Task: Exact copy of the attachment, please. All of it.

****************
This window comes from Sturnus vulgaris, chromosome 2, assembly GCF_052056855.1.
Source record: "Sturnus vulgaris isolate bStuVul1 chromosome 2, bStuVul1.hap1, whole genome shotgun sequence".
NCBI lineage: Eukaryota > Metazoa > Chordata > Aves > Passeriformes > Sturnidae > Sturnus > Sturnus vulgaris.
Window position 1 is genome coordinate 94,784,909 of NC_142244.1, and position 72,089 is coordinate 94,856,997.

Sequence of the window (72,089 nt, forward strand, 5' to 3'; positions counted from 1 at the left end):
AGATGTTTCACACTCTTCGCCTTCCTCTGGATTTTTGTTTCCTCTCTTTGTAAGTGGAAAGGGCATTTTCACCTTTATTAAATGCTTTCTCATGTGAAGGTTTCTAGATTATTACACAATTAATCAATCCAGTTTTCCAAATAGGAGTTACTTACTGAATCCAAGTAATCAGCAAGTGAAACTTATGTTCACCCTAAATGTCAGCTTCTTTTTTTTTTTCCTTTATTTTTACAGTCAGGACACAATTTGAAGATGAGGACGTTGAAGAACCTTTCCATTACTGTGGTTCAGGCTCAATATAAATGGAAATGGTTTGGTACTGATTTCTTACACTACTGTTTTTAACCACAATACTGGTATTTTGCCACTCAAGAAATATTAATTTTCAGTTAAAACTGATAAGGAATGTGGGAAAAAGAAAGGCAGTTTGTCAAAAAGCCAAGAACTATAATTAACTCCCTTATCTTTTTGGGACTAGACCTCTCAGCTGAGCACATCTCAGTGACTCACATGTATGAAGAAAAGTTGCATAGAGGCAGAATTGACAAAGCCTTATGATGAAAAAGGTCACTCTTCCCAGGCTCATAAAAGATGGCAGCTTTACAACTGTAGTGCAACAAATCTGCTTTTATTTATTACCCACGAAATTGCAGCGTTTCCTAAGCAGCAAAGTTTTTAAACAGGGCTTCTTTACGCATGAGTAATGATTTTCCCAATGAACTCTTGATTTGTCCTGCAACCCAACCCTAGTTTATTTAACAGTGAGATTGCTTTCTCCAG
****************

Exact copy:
This window comes from Sturnus vulgaris, chromosome 2, assembly GCF_052056855.1.
Source record: "Sturnus vulgaris isolate bStuVul1 chromosome 2, bStuVul1.hap1, whole genome shotgun sequence".
NCBI lineage: Eukaryota > Metazoa > Chordata > Aves > Passeriformes > Sturnidae > Sturnus > Sturnus vulgaris.
Window position 1 is genome coordinate 94,784,909 of NC_142244.1, and position 72,089 is coordinate 94,856,997.

Sequence of the window (72,089 nt, forward strand, 5' to 3'; positions counted from 1 at the left end):
AGATGTTTCACACTCTTCGCCTTCCTCTGGATTTTTGTTTCCTCTCTTTGTAAGTGGAAAGGGCATTTTCACCTTTATTAAATGCTTTCTCATGTGAAGGTTTCTAGATTATTACACAATTAATCAATCCAGTTTTCCAAATAGGAGTTACTTACTGAATCCAAGTAATCAGCAAGTGAAACTTATGTTCACCCTAAATGTCAGCTTCTTTTTTTTTTTCCTTTATTTTTACAGTCAGGACACAATTTGAAGATGAGGACGTTGAAGAACCTTTCCATTACTGTGGTTCAGGCTCAATATAAATGGAAATGGTTTGGTACTGATTTCTTACACTACTGTTTTTAACCACAATACTGGTATTTTGCCACTCAAGAAATATTAATTTTCAGTTAAAACTGATAAGGAATGTGGGAAAAAGAAAGGCAGTTTGTCAAAAAGCCAAGAACTATAATTAACTCCCTTATCTTTTTGGGACTAGACCTCTCAGCTGAGCACATCTCAGTGACTCACATGTATGAAGAAAAGTTGCATAGAGGCAGAATTGACAAAGCCTTATGATGAAAAAGGTCACTCTTCCCAGGCTCATAAAAGATGGCAGCTTTACAACTGTAGTGCAACAAATCTGCTTTTATTTATTACCCACGAAATTGCAGCGTTTCCTAAGCAGCAAAGTTTTTAAACAGGGCTTCTTTACGCATGAGTAATGATTTTCCCAATGAACTCTTGATTTGTCCTGCAACCCAACCCTAGTTTATTTAACAGTGAGATTGCTTTCTCCAG